Stanton contacted Major General Ambrose Burnside, commanding Federal occupation forces on the North Carolina coast, to send as many troops as he could to bolster McClellan’s army. Major General Henry W. Halleck at Corinth, Mississippi, was told to send 25,000 troops “by the nearest and quickest route by way of Baltimore and Washington to Richmond… a serious reverse suffered by General McClellan before Richmond yesterday, the full extent of which is not known.”

By 4 a.m., Brigadier General Fitz John Porter’s Fifth Corps, which had borne the brunt of the last two days’ fighting, had crossed to the south side of the Chickahominy River, and McClellan was pulling his army south toward the James River. He directed his commanders to issue three days’ rations to their men and send all their wagons to Savage’s Station on the Richmond & York River Railroad.

Maj Gen G.B. McClellan | Image Credit: Wikispaces

McClellan further directed that “all tents and all articles not indispensable to the safety or the maintenance of the troops must be abandoned and destroyed,” and “the sick and wounded that are not able to walk must necessarily be left.” Subordinates pleaded with McClellan to revoke this order because it would tell the men “that they were a defeated army, running for their lives.” McClellan agreed, but enough copies of the order got circulated for many Federals to go through with the destruction anyway. Two corps withdrew, and the other three guarded the western flank against a Confederate attack.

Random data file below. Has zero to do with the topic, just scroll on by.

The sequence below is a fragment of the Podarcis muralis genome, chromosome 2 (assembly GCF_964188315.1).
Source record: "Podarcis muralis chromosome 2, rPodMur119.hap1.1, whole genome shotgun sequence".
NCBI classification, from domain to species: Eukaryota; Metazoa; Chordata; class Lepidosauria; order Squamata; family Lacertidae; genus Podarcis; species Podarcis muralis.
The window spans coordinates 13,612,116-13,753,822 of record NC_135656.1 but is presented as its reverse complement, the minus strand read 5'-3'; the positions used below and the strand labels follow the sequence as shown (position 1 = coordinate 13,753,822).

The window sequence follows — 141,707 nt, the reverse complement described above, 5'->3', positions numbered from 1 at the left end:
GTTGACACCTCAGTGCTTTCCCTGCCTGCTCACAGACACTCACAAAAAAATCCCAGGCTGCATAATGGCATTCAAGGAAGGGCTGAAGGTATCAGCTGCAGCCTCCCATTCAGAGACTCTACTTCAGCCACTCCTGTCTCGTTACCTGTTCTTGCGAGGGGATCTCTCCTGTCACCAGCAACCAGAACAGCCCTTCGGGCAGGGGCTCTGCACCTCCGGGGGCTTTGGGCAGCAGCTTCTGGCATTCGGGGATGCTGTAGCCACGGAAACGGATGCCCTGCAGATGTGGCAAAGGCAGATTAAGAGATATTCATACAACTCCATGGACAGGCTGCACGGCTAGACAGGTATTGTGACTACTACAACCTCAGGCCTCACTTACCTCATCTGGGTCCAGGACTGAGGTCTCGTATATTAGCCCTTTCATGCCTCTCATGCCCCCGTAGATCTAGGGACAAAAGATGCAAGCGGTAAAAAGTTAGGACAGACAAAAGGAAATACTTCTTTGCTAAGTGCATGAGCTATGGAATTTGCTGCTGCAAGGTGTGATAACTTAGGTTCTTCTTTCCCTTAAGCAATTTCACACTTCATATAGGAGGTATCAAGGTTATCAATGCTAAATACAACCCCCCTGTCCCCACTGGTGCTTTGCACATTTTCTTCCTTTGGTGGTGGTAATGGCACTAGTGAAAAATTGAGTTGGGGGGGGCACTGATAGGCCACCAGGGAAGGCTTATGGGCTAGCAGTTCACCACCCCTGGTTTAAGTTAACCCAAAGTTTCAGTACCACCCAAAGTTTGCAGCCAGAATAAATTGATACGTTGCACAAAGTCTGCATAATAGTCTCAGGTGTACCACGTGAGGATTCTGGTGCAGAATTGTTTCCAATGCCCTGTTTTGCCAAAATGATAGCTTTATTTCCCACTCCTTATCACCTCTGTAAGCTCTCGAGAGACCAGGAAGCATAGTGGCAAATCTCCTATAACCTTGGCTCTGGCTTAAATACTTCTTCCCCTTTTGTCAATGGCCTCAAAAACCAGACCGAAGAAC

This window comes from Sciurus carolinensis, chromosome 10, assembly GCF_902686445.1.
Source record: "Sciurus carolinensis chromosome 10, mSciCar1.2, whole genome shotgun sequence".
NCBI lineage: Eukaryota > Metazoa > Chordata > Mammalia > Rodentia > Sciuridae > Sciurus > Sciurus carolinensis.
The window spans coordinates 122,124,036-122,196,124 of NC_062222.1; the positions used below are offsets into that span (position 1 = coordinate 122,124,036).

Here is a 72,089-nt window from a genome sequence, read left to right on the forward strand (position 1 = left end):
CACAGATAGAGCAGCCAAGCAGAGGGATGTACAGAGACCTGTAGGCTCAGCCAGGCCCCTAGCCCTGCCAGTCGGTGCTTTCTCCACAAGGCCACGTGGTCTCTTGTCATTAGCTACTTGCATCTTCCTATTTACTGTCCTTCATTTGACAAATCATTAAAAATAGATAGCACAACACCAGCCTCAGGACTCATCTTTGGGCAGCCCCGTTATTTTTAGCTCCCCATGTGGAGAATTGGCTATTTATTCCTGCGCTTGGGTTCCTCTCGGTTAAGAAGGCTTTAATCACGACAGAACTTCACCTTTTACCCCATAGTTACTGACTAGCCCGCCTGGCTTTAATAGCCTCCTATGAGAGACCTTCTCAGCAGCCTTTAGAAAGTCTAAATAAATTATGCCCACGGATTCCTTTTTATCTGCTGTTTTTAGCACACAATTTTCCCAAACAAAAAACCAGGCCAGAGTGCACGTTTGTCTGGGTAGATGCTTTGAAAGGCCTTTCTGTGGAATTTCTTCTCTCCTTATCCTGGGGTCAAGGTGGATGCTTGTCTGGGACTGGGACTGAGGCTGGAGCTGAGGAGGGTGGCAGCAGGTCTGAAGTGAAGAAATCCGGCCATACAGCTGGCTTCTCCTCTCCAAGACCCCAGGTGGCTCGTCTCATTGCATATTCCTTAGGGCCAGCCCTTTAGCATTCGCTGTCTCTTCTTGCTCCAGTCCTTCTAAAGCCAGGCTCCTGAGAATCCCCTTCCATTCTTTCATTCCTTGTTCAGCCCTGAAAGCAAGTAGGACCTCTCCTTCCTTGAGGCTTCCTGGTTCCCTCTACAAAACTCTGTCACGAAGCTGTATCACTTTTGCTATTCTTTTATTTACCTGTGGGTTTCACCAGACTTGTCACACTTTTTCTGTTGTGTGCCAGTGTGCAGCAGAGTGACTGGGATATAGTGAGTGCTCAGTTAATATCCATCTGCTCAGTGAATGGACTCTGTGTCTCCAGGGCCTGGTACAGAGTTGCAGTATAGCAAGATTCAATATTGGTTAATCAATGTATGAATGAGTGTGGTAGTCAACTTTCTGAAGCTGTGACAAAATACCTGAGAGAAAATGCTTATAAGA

As the Federals conducted their retreat, General Robert E. Lee, commanding the Confederate army, learned that they had abandoned their positions north of the Chickahominy River and destroyed the bridges. Confederate cavalry under Brigadier General Jeb Stuart arrived at White House Landing, the former Federal supply depot on the York River, and found it evacuated. Federals burned the historic home of Martha Custis, wife of George Washington and now owned by Mrs. Robert E. Lee.

McClellan’s withdrawal after one major battle astonished Lee, who determined that the Federals must be concentrating south of the Chickahominy. Federals covered the approaches to the burned bridges with massed artillery, and Federal naval vessels at Fort Monroe began moving up the James to link with McClellan at Harrison’s Landing. Meanwhile, Lee prepared for another battle.

Fighting resumed from the previous day near the Golding farm, as Confederates under Major General John B. Magruder advanced on the presumption that the Federals were withdrawing. However, the Federals made a stand and drove the Confederates back. The Confederates lost 438 killed, wounded, or missing, while the Federals lost 189. This made up the most of the hostilities on the 28th, making this the least hazardous day since fighting started on the 25th.

By this evening, Lee was poised to attack the concentrated Federal force south of the Chickahominy. However, he did not secure the road to Turkey Island Bridge, which McClellan used to withdraw his troops (Lee may have been able to destroy the Federals had he blocked that road). McClellan met with his commanders and informed them that since he believed an attack on Richmond would destroy the Federal army, he would retreat to Harrison’s Landing. He set up headquarters at Savage’s Station on the railroad. With the Confederate capital now out of imminent danger, Lee again resolved to resume the offensive the next day.